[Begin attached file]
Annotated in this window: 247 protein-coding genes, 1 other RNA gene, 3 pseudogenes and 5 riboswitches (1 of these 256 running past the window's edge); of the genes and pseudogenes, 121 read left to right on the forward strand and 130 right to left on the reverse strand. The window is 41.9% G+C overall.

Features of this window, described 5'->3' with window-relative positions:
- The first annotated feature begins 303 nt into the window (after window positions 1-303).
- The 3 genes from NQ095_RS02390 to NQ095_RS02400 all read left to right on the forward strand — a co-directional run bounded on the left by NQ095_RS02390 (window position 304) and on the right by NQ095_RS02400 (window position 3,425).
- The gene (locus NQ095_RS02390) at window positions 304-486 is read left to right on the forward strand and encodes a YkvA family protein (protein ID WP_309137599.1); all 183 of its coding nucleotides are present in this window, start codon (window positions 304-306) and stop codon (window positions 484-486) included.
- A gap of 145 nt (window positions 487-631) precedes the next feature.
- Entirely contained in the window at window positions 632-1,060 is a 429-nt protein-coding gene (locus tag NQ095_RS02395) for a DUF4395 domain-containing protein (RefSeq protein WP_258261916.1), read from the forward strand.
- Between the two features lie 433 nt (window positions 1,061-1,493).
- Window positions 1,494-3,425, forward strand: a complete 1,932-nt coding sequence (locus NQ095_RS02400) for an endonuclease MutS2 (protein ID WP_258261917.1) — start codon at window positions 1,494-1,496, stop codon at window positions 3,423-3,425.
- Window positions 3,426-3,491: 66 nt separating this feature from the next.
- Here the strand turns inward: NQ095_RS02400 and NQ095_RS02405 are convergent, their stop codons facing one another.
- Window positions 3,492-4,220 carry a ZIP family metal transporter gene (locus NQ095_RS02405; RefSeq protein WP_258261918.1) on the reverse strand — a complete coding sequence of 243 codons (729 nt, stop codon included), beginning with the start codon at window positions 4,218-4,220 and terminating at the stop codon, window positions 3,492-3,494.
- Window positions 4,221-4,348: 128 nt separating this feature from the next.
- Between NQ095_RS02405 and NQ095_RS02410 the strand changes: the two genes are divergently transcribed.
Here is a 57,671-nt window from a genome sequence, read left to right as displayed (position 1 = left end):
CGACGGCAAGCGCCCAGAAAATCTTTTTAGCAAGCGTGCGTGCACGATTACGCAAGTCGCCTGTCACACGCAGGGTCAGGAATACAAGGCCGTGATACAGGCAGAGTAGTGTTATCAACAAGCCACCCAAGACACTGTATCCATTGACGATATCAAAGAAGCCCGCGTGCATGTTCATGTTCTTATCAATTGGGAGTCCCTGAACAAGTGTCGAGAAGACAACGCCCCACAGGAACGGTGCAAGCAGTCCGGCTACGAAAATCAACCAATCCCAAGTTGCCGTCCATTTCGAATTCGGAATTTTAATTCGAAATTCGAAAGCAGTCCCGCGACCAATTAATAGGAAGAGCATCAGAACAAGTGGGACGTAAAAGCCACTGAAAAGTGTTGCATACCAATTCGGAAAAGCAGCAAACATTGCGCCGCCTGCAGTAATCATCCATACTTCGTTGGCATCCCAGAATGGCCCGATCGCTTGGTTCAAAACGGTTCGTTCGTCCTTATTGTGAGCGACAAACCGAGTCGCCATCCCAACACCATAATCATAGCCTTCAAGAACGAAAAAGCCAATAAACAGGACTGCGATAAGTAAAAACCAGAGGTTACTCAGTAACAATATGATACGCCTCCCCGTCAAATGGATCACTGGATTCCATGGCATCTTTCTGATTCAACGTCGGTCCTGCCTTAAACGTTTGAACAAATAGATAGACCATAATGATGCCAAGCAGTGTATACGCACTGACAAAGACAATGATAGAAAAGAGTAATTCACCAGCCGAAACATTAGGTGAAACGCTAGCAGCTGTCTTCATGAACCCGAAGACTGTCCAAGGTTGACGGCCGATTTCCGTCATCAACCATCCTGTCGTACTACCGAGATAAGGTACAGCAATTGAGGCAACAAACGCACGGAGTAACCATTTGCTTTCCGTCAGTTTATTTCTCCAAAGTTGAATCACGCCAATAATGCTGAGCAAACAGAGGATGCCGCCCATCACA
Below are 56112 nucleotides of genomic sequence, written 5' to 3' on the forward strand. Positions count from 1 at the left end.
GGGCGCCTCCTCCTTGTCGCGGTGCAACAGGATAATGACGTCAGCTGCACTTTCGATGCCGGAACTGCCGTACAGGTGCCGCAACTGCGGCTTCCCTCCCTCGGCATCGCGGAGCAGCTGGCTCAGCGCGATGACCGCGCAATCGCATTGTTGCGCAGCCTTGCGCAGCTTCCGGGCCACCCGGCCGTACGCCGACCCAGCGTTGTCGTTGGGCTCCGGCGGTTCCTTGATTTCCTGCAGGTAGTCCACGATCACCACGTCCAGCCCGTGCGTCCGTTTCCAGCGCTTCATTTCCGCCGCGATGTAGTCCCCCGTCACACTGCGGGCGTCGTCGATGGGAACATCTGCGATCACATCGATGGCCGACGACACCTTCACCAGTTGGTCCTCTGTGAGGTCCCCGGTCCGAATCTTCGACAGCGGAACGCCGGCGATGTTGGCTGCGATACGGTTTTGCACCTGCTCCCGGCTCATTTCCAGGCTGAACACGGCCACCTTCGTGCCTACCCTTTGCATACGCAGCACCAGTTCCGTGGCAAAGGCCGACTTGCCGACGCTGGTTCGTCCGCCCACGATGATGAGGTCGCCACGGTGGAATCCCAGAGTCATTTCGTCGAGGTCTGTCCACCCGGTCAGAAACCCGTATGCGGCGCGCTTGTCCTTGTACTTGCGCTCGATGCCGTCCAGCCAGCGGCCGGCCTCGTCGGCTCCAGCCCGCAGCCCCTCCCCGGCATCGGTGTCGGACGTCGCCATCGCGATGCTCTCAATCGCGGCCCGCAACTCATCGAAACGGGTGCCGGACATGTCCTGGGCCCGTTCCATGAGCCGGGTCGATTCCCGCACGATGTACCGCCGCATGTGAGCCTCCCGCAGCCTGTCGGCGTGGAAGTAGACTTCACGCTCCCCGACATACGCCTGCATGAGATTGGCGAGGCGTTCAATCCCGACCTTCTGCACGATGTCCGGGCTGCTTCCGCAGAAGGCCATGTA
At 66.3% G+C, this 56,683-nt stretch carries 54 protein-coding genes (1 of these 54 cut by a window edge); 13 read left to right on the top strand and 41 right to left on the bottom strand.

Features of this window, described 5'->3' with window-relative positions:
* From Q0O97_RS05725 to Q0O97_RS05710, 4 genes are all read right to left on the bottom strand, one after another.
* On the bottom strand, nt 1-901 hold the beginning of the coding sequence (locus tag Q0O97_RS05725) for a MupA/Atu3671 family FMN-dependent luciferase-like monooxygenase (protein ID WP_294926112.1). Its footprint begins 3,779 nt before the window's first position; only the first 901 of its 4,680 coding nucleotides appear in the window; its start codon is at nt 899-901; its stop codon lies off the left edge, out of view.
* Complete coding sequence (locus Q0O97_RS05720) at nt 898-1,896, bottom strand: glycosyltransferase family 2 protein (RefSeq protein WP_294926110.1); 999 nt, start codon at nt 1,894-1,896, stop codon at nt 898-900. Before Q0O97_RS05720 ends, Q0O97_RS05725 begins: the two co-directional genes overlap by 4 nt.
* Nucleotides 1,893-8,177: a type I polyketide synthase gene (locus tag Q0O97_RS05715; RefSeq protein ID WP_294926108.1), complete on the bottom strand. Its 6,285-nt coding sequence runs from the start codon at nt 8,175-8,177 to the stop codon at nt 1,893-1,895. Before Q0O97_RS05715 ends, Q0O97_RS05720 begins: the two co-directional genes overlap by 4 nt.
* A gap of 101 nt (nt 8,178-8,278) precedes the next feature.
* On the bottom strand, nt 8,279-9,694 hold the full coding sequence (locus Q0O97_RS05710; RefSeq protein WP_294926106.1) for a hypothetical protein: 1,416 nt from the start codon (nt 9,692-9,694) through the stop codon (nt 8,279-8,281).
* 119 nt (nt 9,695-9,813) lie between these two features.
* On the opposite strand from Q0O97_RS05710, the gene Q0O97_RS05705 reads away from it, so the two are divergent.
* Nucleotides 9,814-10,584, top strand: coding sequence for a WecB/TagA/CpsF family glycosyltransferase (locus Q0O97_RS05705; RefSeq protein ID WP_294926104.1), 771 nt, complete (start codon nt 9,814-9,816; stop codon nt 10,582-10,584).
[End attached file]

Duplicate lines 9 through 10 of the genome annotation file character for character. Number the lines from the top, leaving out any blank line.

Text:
- Window positions 1,494-3,425, forward strand: a complete 1,932-nt coding sequence (locus NQ095_RS02400) for an endonuclease MutS2 (protein ID WP_258261917.1) — start codon at window positions 1,494-1,496, stop codon at window positions 3,423-3,425.
- Window positions 3,426-3,491: 66 nt separating this feature from the next.